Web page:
What color eggs from EE/BO cross?


13 Years
Aug 2, 2009
Southwestern Washington State
I have a Buff Orpington Roo and three lovely EE hens (in addition to my BO hens) and I'm wondering what I will get if I breed them. I have seen photos of some pretty crosses of these two and frankly looks are not important to me, I'm more curious about whether they would lay well and what color the eggs would be, whether the meat would be tasty on the cockerels.

Greenish-pinkish-brown? One color or the other? Olive egg color?

Lean bodied like an EE? Puffy feathers like a BO?

Anyone crossed these two breeds and care to tell me about it? I'm looking to raise cockerels for the freezer and add to my flock of layers with any pullets and I'm looking for birds the would forage well.

Should I hatch any of these green eggs? Or am I better off sticking with purebred BOs?
I've been looking into the whole egg color stuff for our own crossing purposes. As I understand it so far, each bird has 2 genes for egg color, 1 from the father and 1 from the mother. Browns mixed with blue gets you greens. The darker the brown, the more olive the green. So figure your BO roo is likely to have 2 brown egg genes and your EE hens that lay green have 1 brown and 1 blue. Each will pass on 1 gene to the offspring, so there's a 50% chance of getting green egg layers with the shade of green dependent upon the shade from the brown gene they receive. That's how I'm understanding it anyways.

As for taste. they ought to just "taste like chicken". That's how I'd describe every bird I've processed to date. The older the bird, the stronger the flavor, but still, just chicken.

Body shape wise
. Why not hatch some of both and see what you think. If you're not happy with the BO/EE crosses but like the BOs, just don't hatch anymore of the BO/EE. Easy enough to do when the EEs lay green eggs. We process/eat bantams around here too though and feel its worth it, so YMMV.
I have some of this exact cross. BO rooster over EE hen. They were hatched and brooded by the hens naturally. One hen looks just like a BO with some faint penciling on the tail, white legs, light brown eggs. The other looks more EE with buff/gold with some light penciling, willow legs, light brown eggs.

The blue shell gene is dominant, and the brown egg coating gene is also dominant but not all EEs have two copies of the blue shell gene. One or more of my hens must not have two copies since my two chicks ended up with two copies for white shell under the brown coating.

I didn't get any males from this cross, all hens, but they are very hardy and began laying on time even though it was in the single digits this winter. They were the only hens out of 20 that did lay through the winter.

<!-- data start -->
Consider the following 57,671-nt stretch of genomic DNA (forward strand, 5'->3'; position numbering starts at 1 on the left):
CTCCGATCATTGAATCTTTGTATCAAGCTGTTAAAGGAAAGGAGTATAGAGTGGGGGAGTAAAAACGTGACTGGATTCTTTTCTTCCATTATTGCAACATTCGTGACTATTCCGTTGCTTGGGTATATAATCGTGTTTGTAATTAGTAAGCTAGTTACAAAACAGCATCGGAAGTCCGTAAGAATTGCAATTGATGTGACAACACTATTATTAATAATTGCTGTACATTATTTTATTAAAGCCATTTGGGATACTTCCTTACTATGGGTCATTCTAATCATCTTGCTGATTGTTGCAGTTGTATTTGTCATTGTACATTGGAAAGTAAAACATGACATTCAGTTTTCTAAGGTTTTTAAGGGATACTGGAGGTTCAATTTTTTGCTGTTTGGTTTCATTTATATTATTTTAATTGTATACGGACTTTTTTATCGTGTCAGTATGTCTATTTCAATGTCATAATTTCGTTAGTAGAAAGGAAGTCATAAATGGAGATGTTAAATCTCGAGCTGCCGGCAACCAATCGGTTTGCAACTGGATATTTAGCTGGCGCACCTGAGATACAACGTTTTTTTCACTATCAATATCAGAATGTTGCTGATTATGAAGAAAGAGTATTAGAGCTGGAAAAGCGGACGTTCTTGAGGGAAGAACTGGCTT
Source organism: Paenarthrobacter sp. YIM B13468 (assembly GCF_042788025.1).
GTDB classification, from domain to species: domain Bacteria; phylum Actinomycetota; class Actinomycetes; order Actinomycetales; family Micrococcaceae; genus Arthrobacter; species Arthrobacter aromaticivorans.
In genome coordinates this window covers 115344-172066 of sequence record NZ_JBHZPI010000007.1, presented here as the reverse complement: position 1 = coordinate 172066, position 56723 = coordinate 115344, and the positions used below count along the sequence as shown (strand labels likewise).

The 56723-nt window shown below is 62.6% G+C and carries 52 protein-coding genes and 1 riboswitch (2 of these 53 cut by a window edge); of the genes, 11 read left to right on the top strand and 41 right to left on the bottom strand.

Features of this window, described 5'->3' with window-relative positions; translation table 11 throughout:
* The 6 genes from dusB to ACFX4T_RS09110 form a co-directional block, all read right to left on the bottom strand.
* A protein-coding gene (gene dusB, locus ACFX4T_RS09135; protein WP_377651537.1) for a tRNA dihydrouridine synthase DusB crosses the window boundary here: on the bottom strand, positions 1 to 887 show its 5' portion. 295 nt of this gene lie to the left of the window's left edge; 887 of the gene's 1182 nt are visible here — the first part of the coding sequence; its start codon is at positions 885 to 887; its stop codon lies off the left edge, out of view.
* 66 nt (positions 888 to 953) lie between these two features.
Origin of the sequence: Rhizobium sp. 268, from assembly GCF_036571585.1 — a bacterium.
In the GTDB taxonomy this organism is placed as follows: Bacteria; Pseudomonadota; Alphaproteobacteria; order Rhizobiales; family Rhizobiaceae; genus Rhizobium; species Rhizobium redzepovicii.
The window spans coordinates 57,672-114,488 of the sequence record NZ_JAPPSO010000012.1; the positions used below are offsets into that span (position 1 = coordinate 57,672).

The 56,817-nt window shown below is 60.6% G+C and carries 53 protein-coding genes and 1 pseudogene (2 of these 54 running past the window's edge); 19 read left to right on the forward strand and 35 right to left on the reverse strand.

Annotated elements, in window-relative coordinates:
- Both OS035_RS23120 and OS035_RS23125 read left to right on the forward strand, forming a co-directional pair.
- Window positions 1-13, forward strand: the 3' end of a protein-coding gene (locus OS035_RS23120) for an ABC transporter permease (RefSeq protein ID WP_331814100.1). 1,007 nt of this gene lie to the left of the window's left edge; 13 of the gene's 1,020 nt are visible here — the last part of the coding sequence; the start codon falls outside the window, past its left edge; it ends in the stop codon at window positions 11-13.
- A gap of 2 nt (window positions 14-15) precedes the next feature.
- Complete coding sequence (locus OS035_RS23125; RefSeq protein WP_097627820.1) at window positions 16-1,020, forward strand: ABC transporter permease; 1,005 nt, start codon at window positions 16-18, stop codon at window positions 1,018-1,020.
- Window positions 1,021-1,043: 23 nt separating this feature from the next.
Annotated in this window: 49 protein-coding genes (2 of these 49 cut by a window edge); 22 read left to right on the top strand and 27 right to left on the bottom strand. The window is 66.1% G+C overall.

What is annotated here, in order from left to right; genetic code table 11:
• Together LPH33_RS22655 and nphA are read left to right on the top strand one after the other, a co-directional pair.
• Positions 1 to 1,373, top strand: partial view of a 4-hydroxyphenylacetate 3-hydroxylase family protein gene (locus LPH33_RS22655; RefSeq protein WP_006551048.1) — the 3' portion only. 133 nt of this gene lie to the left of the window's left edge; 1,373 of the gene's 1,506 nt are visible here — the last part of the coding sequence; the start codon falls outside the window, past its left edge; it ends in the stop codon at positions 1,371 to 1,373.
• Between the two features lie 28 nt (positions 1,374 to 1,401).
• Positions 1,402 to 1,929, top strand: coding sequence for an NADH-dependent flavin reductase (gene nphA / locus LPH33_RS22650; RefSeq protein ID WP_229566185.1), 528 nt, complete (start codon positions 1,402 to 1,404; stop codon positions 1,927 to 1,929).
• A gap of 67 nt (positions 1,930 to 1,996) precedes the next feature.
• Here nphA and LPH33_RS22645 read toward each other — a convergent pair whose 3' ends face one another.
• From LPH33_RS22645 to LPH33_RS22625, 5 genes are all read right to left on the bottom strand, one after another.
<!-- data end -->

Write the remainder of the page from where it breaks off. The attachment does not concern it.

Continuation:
Thank you, Avery TDS. I did not know how that gene system worked.

I have thought about just hatching some, but was wondering especially how the pullets would come out, with it taking so much time to raise them to egg laying stage. I find my EEs beautiful however and would wonder what a cross would look like. Two of the EEs are "partridge" and one is white. I'm especially interested in how the white EE/bO cross would look. I've seen a photo of a partridge EE crossed with a BO and it was quite attractive and had the body shape of the BO. If I got some like that, laying olive green eggs, I'd be very pleased.

But I wonder if that would be pretty, the white with the gold.
We had a Buff Brahma roo over a Dark Brahma/EE hen last year. We hatched about 10 chicks from the cross. All had pea combs, about 80% had leg feathering through maturity and about 50% had muffs and beards, but colorwise....other than hmmmm I think 3 had primarily buff with black lacing, the rest were all completely different. We had one sort of new hampshire coloring with cream lacing and ear tufts, 2 identical form but completely different colors (muffs, beards, leg-feathers, pea combs, one buff w/black lacing, one dark brahma hen color).... It was just a total toss-up. Fun, but no way to know what we were going to get even with knowing pretty well the roos make-up and half the hen's make-up. Maybe for some of the genetics gurus, but not us.

The hen laid pinkish eggs, so no blue gene there to make greens even possible. The pullets laid various browns/pinks. We're trying for some olive eggers this year with an AM roo over Cuckoo Marans hens. Statistically, you should get some chicks that inherit the blue gene from their mama to lay greens, but if you want a guarantee, you'll need a blue egg layer with 2 blue genes.

You can mark and keep track of which chicks come from which EE mama. Then if there are certain ones you're happier with their offspring, hatch more from just those hens in the future. We color the vents with food coloring from the mamas we want then match colors in separate baskets for hatch. That lets us run them all together and just pull/hatch the ones we want.
I have several of this cross. The hens all lay green eggs(I will post a pic soon) and are great layers. Heres a few:
Made this cross 2 years ago, but only got cockerels. Here are some pics


And here is Dad and one of the moms
Last edited:
I also made a cross of an EE with a Blue Orp, ended up with a roo and hen. Sold the roo, kept the hen, who lays a large, light/tinted brown egg.

Wow! They are all so pretty! Every single one!

But those roos are beautiful. Too bad I would only be eating them....

There is quite a variety here, but I suppose that would be because EEs are essentially mixed breed chickens themselves, correct? I think my one white one is leghorn/ameraucana, I'll see if I can get a picture of her.

Thanks for all this great information! I think I will go ahead and try after seeing these photos and hearing what you all have to say.

New posts New threads Active threads

Top Bottom